Squiggy added, “You may not be aware of the danger you are in, however.”
Dana lamented, “It is a beautiful day, The volcano, however, will erupt.”
Notice that the connector word is completely separated from the sentence with commas. If it is at the beginning of a sentence, a comma appears after it. At the end of the sentence, the comma occurs before it. In the middle of the sentence, a comma goes before and after it.
Fun fact: US English favors “for example” and “however” whereas UK English typically use “for instance” and “though.” Both are acceptable and understood. The choice of words provides insight regarding the author.
Set apart someone’s name or title
To be honest, I am not a stickler for this rule. But again, in a complicated sentence, it can really help the flow of the words.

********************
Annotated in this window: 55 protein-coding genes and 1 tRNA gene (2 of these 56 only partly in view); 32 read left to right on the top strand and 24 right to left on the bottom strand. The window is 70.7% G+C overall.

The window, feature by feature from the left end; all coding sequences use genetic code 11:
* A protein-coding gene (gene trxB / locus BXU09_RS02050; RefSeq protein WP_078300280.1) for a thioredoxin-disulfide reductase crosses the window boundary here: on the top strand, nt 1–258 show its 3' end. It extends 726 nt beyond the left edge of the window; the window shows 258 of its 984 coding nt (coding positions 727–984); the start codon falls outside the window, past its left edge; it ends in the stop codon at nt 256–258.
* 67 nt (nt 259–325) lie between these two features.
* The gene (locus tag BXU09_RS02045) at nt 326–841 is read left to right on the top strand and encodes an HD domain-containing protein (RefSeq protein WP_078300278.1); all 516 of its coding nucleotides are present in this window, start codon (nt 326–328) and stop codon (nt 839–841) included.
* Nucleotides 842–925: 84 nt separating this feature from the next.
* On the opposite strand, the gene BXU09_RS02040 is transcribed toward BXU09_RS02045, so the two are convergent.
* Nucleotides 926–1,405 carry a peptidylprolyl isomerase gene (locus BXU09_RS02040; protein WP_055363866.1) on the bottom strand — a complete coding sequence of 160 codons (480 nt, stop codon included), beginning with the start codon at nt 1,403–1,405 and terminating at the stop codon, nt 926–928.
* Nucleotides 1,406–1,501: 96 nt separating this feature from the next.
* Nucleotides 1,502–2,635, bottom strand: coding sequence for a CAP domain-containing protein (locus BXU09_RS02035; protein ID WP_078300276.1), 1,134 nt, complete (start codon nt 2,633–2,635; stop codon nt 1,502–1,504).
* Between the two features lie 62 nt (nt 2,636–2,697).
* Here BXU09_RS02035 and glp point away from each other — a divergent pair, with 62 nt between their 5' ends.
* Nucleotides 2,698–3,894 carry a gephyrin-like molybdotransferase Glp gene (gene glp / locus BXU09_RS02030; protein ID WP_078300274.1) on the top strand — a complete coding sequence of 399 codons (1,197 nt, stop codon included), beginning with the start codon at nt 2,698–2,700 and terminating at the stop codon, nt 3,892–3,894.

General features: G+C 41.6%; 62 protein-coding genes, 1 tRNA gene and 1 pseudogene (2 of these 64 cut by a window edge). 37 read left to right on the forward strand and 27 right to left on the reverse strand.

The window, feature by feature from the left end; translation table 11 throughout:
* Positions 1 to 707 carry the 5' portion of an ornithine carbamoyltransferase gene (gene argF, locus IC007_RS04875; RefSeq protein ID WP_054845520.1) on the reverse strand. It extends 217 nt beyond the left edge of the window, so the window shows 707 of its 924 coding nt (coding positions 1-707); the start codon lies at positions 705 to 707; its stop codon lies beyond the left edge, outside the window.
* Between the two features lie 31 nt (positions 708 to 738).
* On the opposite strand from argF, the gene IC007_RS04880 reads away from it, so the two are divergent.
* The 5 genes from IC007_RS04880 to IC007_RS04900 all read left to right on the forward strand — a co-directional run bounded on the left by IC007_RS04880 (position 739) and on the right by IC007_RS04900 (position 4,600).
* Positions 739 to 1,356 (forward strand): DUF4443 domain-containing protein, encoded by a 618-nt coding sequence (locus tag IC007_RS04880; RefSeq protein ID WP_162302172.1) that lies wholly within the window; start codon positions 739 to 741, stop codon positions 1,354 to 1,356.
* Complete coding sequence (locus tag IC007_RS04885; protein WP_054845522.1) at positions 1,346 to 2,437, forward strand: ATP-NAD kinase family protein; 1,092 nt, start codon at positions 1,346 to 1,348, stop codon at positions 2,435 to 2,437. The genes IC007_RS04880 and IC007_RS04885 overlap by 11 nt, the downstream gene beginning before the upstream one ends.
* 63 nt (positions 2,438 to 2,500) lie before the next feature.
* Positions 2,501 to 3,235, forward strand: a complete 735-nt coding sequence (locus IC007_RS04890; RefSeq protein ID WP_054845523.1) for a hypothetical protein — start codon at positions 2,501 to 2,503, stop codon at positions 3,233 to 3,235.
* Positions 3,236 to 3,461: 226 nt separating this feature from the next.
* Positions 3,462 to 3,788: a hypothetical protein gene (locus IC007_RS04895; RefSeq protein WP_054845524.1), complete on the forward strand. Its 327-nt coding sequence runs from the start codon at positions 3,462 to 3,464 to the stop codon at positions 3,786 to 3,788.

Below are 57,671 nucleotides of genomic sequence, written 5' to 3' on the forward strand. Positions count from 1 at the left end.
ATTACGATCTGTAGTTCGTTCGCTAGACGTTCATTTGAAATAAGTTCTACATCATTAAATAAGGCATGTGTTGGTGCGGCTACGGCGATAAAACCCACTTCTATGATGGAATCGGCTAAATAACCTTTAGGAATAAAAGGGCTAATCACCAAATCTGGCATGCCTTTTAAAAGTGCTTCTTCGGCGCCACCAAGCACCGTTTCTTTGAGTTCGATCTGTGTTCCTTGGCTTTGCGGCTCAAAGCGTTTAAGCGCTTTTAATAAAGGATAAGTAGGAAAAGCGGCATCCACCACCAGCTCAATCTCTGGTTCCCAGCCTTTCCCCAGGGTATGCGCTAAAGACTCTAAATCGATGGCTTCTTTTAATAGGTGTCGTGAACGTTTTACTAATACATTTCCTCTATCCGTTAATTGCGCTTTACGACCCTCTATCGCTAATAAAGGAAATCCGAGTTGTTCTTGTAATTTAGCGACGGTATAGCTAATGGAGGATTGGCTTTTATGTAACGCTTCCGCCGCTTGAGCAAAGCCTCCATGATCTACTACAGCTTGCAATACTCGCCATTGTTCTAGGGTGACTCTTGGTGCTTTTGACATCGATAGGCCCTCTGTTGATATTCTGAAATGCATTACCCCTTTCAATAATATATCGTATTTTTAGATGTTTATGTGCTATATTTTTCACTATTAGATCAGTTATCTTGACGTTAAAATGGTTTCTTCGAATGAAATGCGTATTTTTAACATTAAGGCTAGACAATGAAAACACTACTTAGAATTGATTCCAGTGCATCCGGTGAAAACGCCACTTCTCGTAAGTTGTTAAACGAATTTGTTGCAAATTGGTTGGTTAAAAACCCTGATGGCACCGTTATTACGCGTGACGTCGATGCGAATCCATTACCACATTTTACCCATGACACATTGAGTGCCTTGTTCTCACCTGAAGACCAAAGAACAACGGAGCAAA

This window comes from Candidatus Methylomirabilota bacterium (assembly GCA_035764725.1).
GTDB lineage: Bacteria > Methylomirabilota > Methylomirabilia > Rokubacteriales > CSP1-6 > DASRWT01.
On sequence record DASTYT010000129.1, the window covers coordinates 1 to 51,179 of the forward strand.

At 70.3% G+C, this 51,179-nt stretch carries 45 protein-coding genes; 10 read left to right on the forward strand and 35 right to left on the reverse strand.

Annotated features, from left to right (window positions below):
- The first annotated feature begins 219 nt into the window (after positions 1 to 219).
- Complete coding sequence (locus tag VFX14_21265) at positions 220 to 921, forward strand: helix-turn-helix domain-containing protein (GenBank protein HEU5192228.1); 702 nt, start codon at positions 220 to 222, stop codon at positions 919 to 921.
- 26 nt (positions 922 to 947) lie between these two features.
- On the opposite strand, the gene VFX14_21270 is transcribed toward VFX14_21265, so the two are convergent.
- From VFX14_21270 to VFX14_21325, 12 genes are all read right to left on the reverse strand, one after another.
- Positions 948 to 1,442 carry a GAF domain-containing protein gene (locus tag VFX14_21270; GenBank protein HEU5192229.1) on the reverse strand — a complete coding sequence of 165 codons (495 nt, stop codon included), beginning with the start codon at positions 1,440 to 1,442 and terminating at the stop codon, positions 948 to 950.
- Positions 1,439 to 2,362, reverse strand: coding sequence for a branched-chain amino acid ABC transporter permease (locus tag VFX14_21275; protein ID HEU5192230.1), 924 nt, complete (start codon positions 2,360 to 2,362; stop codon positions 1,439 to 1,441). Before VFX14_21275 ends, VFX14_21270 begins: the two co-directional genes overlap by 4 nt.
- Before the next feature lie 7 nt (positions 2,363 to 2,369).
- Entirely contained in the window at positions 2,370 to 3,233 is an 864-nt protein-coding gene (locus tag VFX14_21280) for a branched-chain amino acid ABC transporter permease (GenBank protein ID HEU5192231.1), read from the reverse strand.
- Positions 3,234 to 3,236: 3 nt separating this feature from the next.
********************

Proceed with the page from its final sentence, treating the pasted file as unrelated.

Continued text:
Finnius, the fish, started swimming nervously in circles.
Finnius the fish started swimming nervously in circles.
His friends, Dana, Karl, and Squiggy, paced the shoreline.
His friends Dana, Karl, and Squiggy paced the shoreline.
In these basic sentences, it really does not make much of a difference. It adds emphasis, but it does not make a tremendous difference. Decide on a hard and fast rule for your writing or decide on a case-by-case basis.
In this article already, I provided many examples of commas introducing quotes. This post is about commas, so I limit my discussion to that subject. I will fully address punctuation usage surrounding quotations in a different post. The simple rule is to separate the speaker from the quote.
“Finnius, we are running out of time,” Squiggy yelled at the water. “You need to talk to us.”
Dana jumped into the water, “Finnius, you must talk to us. We must come up with a plan to save you.”